Two years ago it would have been unheard of and quite reckless to be opening a fine dining restaurant. But Carlos Garcia, chef and partner of The Black Pig, The Pigpen, and his newest fine dining concept in Alabang called Tiago’s, thinks it’s all about timing.
“During the lockdowns, we had a lot of time to think. You realize that time is fast and that life is short. You need to do what you feel like you really want to do. That’s how Tiago’s was born,” says the Cáceres native who has been living in the Philippines for 10 years.
Located in the middle of Alabang’s business district at the Somerset Hotel, Tiago’s wants residents to not have to go far for fine food.
“We saw that there aren’t many tasting menus or places you can take someone to for a special night out here in Alabang,” says head chef Jorn Fonseca. “Back in December last year, we were bouncing around ideas. Out of the blue, he just said, ‘Let’s go for it.’ Within two weeks of preparation we were already starting.”
Varied tastes to begin
The tasting menu begins with an iced citrus chamomile welcome drink and proceeds with an assortment of canapés. An oyster—usually sourced from Aklan—is topped with prosecco granite, lemon confit, ginger, and pineapple. A sweet bite comes next with foie gras mousse, port, and an apple glaze served on a whole wheat tartlet.
In front of you, the chef places a spoonful of Kaviari Baeri Royal Caviar on top, lending the right amount of saltiness to balance out the richness.
Your menu is your music
“Our current menu is somewhat similar to an orchestra. When you arrive, you start off with something refreshing and light. As the night progresses, it develops into something more rich. Like a symphony, there’s a crescendo at the end and then there’s a small finish,” describes Fonseca.
In creating the menu, Garcia and Fonseca had to both agree and believe each dish was worthy. “The first rule we had was that we had to believe the dish was really, really good. It couldn’t be ‘ok lang (just ok).’ No,” Garcia says.
“Our current menu is somewhat similar to an orchestra. When you arrive, you start off with something refreshing and light. As the night progresses, it develops into something more rich. Like a symphony, there’s a crescendo at the end and then there’s a small finish,” describes head chef Jorn Fonseca.
“The second rule was it had to be something that we ourselves had to love eating. The third rule, we wanted each dish to play a part in the menu. We wanted to start light and refreshing. Then it will become more flavorful, more rich. Also we were very precise with the portion. We want you to leave happy and great—not hungry or overfed. Also the quality of the ingredients have to be the best we can find according to the price and the market.”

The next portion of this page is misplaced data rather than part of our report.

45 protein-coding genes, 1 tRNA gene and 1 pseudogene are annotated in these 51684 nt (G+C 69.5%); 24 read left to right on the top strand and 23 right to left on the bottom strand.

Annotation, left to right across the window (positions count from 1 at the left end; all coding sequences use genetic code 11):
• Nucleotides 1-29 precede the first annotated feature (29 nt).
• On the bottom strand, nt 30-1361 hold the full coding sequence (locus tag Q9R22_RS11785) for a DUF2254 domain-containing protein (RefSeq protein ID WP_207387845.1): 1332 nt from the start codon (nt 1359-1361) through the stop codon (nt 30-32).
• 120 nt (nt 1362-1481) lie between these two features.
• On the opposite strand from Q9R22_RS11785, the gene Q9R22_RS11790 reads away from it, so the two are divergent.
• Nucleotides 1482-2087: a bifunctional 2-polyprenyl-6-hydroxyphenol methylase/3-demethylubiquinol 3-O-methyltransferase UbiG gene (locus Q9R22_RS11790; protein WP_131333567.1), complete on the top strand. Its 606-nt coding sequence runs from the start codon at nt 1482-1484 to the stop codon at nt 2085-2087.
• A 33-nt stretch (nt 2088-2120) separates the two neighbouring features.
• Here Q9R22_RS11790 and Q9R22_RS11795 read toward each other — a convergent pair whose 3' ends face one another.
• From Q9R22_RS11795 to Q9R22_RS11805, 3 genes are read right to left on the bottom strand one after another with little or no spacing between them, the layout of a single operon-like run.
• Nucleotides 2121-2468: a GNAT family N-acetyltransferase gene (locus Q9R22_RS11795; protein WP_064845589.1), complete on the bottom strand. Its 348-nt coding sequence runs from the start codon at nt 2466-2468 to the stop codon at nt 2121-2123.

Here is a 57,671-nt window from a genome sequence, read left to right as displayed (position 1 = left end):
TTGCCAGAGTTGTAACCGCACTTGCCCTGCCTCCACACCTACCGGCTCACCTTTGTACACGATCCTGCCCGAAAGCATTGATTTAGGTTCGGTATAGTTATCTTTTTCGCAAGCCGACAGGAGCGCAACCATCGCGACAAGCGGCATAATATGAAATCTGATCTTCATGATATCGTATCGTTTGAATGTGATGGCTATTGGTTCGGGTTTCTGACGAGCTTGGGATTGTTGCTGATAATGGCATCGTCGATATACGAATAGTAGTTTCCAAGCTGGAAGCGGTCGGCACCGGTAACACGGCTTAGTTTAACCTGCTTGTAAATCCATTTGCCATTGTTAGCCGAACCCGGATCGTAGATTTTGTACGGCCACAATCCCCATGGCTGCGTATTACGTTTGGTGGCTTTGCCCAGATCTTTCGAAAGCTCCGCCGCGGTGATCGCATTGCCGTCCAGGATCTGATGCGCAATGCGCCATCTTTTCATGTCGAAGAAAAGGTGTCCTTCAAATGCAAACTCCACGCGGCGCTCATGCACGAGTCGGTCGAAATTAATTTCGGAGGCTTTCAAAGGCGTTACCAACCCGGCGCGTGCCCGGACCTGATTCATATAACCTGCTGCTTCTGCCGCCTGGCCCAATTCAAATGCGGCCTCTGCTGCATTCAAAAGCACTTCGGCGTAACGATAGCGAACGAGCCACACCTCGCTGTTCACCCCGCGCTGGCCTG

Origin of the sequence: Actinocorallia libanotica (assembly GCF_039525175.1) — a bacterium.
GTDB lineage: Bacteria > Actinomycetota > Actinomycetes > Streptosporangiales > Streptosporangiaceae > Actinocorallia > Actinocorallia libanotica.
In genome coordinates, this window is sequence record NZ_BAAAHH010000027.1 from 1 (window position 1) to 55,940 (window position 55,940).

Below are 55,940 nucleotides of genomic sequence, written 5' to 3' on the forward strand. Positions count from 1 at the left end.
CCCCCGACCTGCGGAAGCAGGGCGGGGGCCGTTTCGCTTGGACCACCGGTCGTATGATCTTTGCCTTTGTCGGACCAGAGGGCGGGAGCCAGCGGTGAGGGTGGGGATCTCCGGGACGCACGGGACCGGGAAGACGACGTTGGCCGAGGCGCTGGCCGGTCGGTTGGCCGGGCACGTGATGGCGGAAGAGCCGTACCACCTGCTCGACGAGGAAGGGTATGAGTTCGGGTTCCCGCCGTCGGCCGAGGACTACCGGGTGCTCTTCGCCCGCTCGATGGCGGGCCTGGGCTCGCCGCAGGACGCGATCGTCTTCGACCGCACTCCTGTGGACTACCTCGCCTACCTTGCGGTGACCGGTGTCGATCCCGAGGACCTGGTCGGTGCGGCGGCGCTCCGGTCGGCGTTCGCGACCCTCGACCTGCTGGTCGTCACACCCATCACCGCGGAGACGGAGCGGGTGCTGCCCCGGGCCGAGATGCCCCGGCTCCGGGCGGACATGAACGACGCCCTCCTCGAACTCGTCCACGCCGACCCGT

Next on Tiago’s menu? Keep it local
The next dish had portions of lobster from Boston with mozzarella pearls hiding under microgreens and edible flowers. The chef then pours a clear broth of tomato consommé to finish the dish. Flesh from line-caught sea bass are rolled in roasted seaweed and topped with an intricate crisp in the shape of a coral made with blue potatoes from the Cordilleras.
Once again, in front of you, the chef pours a smooth dashi beurre blanc, tediously made with three kinds of mushrooms, French butter, and white wine.
“We started to introduce local salts in our dishes such as asin sa buy-o, the one in the nipa leaves. I’ve also included sakurab, a native shallot from Mindanao. Also from the Cordilleras, we sourced the blue potatoes,” says Fonseca.
A fermenting success
The main dish of the menu is a 21-day dry-aged SRF Wagyu gold striploin that is further fermented with koji aging. The dish is served with black garlic that’s been fermented for 20 days and celeriac puree.
“We started with two types of fermentation for our striploin. First is the dry aging—that one develops the beef more—and then to push it further, we ferment it. Koji is a Japanese rice culture. We also add this to our breads to give them a caramelized color and sweetness, too. For our beef, it gives it more umami and it also creates a nice crust. We were already happy with [the dry aging], but when we tried it with the koji it blew us away,” Fonseca explains.
“We may have ideas today but it can always change. We always ask ourselves, ‘Ok, we have a product but can it be better? If yes, how? Let’s try this technique.’ It’s all about reading and researching and trial and error. Because of this, our menu will always be evolving,” Carlos Garcia says.
“We may have ideas today but it can always change. We always ask ourselves, ‘Ok, we have a product but can it be better? If yes, how? Let’s try this technique.’ It’s all about reading and researching and trial and error. Because of this, our menu will always be evolving,” Garcia adds.
For dessert, 70 percent Valrhona dark chocolate mousse is crowned with a chocolate disc and topped with crispy feuilletine before a chocolate sauce with ginger syrup is poured. Once you get to the middle of the mousse, a surprising banana purée helps keep the dessert from being monotonous.
Garcia says of this ambitious and hands-on undertaking: “I wanted the restaurant to be chef-driven. What I mean is that the chef is the one who orders the ingredients, cooks the food, serves the food, and explains the food to the customers. I wanted to be more involved and not just hidden in the kitchen. So we’re involved in all aspects. You live only once and I’m getting older. I want to see what my limits are.”